The Office of Student Support and Advocacy‘s Respondent Services provides support and resources for students responding to Title IX or Sexual Misconduct accusations. The goal of our office is to provide a variety of supports that ensure students stay on track academically, as well as support that assists the student with personal growth across the lifespan.
Being accused of sexual misconduct of any kind can have a variety of negative consequences, including mental stress, social disruption, safety concerns, public embarrassment, distrust of others, confusion, guilt/shame, anger, fear for the future, and impact your academic goals. Our office is committed to assisting you with mitigating those consequences and supporting you through the process.
Because Respondent Services is an independent and unbiased resource, it is not necessary for a respondent to share any details of the incident in question in order to receive services.
What is a respondent?
A Respondent is someone alleged to have been involved in an incident that violates either Title IX or the Interpersonal Violence and Sexual Misconduct policy. Respondents have been accused by another person of alleged prohibited conduct including:
- Sexual assault
- Interpersonal violence
- Sexual harassment
- Sex discrimination
- Sexual exploitation
- Unprofessional or inappropriate conduct of a sexual nature
If you have been accused, you can visit UMSAFE for answers to common questions related to the process and your rights as a respondent.
A case manager can be helpful when you need assistance…
- Understanding your rights as a respondent
- Clarifying policies, procedures, or other processes related to sexual misconduct and Title IX cases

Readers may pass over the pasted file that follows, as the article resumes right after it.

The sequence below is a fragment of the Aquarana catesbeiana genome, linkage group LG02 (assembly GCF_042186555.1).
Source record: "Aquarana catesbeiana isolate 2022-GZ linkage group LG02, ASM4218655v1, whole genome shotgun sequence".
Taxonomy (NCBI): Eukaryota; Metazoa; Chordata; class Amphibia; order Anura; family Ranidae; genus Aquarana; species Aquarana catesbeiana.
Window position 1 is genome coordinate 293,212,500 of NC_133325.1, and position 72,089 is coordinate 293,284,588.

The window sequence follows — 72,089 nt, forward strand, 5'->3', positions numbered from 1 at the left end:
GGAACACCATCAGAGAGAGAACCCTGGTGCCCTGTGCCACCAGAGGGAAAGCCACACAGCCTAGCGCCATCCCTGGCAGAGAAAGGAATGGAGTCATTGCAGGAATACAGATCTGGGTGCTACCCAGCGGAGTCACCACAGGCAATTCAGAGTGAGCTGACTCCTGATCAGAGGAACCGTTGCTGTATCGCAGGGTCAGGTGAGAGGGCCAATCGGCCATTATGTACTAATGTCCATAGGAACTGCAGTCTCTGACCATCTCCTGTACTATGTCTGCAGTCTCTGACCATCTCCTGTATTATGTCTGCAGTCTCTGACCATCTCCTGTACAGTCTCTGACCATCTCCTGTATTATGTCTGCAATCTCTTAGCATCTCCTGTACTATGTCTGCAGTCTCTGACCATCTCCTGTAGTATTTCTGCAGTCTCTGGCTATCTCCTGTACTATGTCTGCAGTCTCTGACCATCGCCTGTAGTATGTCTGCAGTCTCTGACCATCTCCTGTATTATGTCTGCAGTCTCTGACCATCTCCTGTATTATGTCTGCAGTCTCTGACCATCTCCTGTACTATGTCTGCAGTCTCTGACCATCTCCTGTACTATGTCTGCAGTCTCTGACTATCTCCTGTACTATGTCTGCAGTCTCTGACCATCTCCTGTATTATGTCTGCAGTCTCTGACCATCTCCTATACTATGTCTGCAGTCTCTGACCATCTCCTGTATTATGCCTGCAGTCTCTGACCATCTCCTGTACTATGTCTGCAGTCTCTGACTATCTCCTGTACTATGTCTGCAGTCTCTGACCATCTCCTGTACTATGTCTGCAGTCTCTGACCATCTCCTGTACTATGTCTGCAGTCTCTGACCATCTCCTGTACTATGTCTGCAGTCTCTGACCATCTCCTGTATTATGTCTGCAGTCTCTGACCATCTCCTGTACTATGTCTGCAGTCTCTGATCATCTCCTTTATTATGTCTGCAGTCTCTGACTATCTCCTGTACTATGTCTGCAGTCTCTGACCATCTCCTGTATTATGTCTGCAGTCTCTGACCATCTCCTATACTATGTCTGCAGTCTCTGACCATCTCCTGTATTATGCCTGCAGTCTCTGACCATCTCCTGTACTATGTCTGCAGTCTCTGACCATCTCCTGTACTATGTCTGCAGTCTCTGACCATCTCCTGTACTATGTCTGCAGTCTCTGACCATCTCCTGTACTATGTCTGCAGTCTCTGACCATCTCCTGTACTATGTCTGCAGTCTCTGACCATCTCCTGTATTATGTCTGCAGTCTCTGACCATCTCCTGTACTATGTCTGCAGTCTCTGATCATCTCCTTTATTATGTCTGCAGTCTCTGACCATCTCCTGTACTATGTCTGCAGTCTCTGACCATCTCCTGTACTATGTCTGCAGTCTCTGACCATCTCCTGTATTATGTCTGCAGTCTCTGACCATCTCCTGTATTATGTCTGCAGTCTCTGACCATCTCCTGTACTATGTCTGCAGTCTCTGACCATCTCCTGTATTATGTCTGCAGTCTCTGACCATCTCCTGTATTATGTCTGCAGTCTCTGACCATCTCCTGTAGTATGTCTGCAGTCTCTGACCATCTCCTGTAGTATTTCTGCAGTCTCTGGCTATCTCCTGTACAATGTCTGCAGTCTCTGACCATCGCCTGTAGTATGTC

- Making adjustments due to supportive measures
- Managing stress and emotions during and after an investigation
- Requesting academic support, such as email notices sent to faculty requesting reasonable accommodations
- Understanding sanctions and adjusting academic or personal plans
- Assistance with contacting University housing or landlords about separation requirements
- Requesting a “No-Contact Order”‘
- Connecting to other campus or community resources
- Navigating any other challenges that arise as a result of the accusation
- Requesting course load reductions or full withdrawals
- Safety planning
- Securing basic needs, such as food or short-term emergency housing accommodations/housing changes
Confidentiality and Privacy
UMatter Case Managers are confidential service providers. Our case managers will not share any identifiable information with the police, your family/parents, or anyone else without your permission first. Exceptions to that rule include cases where there is a concern of imminent harm to yourself, someone else, or the campus community.
While maintaining confidentiality, employees, and staff within the UMatter: Student Support and Advocacy Office must report the nature, date, and general location of an incident to the Title IX Coordinator, along with a list of any supportive measures that were provided. This limited report – which includes no information that would directly or indirectly identify the student – helps keep the Title IX Coordinator informed of the general extent and nature of the alleged sexual violence on and off-campus so the Coordinator can track patterns, evaluate the scope of the problem, if any, and formulate appropriate campus-wide responses, if necessary. This limited report also helps ensure that the University is in compliance with Title IX.”
If you feel you are in immediate danger of harm by another person or yourself, call 911. It is important that physical and emotional needs are met first. For mental health crisis support, please click here to learn about your options.